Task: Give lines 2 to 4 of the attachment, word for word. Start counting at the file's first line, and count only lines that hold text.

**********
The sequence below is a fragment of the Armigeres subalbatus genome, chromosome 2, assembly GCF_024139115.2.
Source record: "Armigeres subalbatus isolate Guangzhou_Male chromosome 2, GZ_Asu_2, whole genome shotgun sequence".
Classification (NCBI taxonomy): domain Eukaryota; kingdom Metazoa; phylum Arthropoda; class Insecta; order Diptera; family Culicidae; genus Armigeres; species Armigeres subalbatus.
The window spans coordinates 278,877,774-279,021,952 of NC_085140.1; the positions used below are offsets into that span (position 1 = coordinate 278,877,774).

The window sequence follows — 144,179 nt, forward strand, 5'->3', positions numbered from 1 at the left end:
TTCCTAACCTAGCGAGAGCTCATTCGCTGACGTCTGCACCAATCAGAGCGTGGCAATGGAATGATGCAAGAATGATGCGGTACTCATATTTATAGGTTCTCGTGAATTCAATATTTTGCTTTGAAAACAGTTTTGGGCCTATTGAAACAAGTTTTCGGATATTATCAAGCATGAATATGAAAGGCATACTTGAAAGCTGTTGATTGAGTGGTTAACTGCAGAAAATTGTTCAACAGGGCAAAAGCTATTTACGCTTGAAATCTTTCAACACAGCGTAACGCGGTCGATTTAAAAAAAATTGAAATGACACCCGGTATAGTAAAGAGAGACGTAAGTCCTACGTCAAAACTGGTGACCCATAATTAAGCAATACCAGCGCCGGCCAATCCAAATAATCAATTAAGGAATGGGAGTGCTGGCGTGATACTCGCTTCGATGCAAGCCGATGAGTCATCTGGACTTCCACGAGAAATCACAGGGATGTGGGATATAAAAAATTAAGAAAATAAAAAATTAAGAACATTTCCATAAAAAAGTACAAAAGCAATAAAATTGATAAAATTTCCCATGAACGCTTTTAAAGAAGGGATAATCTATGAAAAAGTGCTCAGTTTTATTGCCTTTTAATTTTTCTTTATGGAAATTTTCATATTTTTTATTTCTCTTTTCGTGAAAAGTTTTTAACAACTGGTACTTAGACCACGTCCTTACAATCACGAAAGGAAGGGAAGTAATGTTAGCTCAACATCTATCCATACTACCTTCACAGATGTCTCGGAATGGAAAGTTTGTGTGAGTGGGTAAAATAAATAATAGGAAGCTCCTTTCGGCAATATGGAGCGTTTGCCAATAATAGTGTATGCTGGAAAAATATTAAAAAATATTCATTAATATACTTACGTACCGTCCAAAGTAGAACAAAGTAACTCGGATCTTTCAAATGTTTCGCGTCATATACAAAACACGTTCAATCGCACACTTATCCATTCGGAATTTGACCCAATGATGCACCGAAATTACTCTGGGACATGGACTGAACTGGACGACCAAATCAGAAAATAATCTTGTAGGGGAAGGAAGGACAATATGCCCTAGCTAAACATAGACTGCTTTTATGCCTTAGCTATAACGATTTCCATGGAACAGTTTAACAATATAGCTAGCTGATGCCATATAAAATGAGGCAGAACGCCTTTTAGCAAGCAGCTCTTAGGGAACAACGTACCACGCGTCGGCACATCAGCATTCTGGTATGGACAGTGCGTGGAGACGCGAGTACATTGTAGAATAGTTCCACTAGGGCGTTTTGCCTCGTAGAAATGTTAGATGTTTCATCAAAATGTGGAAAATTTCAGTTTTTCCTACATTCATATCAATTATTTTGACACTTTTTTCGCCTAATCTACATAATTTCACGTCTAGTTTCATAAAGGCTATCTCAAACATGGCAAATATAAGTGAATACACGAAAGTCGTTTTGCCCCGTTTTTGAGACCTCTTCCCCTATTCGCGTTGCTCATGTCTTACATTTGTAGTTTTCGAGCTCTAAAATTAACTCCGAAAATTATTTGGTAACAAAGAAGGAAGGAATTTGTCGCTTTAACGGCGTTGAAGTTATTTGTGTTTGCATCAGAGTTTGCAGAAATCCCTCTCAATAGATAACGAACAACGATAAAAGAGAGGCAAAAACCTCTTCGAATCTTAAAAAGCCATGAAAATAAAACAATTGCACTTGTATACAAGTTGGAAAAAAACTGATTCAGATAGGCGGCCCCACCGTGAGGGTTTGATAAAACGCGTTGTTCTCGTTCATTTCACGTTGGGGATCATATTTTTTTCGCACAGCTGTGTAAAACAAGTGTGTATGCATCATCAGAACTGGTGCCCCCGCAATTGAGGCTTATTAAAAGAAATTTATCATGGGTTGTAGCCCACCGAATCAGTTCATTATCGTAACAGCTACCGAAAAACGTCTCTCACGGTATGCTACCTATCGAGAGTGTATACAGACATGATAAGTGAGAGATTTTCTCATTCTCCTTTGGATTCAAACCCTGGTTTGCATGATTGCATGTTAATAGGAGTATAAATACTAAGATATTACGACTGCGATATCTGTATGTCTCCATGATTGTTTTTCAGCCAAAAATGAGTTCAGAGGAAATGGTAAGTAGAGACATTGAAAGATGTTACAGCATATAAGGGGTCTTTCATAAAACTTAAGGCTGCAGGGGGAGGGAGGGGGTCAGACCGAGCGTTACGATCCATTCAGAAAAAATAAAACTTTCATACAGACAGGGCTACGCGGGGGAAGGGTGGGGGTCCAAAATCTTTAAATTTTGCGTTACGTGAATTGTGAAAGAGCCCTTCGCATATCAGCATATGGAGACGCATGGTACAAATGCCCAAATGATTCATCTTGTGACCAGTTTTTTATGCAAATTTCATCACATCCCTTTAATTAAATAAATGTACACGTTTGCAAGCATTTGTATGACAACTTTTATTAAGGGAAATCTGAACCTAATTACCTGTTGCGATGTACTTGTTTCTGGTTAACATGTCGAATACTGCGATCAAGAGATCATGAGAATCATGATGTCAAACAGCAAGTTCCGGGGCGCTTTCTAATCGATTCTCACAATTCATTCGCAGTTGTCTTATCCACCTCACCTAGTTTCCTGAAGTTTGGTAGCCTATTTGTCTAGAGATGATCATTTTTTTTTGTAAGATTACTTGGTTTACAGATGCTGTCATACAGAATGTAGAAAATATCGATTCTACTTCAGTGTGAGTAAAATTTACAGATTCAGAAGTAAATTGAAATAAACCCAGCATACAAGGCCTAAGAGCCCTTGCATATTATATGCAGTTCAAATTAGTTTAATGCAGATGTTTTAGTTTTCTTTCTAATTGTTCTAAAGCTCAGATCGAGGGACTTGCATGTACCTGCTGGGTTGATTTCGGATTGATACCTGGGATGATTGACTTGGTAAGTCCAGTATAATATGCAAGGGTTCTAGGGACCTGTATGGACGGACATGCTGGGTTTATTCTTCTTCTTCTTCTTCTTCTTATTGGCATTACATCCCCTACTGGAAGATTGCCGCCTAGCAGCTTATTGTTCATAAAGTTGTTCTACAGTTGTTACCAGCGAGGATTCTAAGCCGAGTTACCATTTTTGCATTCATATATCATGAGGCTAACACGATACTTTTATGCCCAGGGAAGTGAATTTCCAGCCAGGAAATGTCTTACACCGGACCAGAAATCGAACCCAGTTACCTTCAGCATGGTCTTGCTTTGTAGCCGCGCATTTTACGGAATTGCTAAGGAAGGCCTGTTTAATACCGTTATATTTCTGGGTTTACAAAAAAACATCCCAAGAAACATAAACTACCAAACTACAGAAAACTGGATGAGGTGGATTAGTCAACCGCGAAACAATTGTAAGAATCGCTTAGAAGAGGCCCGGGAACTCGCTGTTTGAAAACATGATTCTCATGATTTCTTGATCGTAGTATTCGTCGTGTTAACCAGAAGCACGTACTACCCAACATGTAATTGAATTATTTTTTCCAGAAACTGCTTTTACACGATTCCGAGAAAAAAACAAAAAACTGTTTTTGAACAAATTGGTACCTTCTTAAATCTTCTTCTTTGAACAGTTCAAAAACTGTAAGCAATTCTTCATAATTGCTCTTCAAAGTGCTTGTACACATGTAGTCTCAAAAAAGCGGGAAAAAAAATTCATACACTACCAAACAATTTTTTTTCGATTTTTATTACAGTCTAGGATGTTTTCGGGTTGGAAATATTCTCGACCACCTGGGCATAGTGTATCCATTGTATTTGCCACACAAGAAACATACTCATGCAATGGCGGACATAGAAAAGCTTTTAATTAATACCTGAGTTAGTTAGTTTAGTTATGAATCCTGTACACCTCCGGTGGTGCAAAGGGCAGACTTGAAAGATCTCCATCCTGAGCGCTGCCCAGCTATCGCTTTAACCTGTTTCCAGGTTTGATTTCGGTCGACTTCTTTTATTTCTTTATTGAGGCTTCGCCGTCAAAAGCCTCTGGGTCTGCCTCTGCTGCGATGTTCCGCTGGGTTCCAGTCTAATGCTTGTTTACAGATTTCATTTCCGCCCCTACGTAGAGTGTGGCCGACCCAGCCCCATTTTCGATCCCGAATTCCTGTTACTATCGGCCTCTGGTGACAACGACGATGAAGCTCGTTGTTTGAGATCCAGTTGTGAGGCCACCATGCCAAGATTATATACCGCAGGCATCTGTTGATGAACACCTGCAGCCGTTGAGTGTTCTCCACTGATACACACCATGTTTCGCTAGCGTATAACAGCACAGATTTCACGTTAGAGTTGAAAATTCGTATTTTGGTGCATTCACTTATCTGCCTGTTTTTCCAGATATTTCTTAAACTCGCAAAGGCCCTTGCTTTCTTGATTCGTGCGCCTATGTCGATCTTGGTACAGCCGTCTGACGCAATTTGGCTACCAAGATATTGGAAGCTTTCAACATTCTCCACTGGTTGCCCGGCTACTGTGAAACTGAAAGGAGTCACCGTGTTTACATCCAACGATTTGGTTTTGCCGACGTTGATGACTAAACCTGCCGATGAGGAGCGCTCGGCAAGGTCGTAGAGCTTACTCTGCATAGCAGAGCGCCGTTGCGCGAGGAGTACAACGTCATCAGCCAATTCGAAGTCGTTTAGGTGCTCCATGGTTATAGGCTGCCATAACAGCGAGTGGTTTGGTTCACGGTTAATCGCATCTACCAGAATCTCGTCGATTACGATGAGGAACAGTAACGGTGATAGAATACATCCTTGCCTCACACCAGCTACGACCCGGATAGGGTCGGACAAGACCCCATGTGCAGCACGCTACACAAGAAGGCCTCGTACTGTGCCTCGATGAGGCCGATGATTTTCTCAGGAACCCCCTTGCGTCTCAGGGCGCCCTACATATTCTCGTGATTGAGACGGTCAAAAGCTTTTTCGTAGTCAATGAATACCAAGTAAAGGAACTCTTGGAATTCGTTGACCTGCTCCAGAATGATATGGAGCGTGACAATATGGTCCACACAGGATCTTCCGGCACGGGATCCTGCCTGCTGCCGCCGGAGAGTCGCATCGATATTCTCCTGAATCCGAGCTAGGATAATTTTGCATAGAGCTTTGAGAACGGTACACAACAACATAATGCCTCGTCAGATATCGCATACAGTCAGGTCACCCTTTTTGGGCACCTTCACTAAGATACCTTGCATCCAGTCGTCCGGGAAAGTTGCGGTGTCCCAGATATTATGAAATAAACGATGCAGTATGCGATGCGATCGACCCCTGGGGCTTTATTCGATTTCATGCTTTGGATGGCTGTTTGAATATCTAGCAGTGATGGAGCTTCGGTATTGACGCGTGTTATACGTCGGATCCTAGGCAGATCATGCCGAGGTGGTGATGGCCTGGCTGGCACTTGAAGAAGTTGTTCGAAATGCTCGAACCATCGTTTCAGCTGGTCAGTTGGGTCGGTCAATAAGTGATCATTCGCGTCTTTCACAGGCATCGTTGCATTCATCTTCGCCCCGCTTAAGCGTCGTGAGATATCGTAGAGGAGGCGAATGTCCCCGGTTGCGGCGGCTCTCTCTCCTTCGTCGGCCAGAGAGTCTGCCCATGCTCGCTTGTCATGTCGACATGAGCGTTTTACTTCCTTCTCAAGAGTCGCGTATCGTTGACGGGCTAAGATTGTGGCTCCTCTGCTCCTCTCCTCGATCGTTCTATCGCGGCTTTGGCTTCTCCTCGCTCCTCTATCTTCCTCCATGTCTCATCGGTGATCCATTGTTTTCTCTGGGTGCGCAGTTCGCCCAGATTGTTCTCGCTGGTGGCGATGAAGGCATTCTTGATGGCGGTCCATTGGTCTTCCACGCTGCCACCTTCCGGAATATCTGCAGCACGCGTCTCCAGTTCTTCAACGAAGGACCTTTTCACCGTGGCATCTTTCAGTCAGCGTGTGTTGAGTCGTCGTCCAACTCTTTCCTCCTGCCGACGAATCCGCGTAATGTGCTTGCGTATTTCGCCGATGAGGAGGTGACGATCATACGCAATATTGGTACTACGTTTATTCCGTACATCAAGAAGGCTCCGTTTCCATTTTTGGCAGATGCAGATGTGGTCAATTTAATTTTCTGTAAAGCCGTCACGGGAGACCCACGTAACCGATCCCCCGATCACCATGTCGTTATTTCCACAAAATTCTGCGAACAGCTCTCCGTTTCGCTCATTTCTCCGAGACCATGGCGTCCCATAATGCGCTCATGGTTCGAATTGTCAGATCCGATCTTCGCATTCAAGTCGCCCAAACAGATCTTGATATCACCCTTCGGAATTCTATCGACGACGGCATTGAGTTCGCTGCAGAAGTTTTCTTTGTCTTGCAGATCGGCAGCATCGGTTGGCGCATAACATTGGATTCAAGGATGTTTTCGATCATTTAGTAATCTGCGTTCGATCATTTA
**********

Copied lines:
Source record: "Armigeres subalbatus isolate Guangzhou_Male chromosome 2, GZ_Asu_2, whole genome shotgun sequence".
Classification (NCBI taxonomy): domain Eukaryota; kingdom Metazoa; phylum Arthropoda; class Insecta; order Diptera; family Culicidae; genus Armigeres; species Armigeres subalbatus.
The window spans coordinates 278,877,774-279,021,952 of NC_085140.1; the positions used below are offsets into that span (position 1 = coordinate 278,877,774).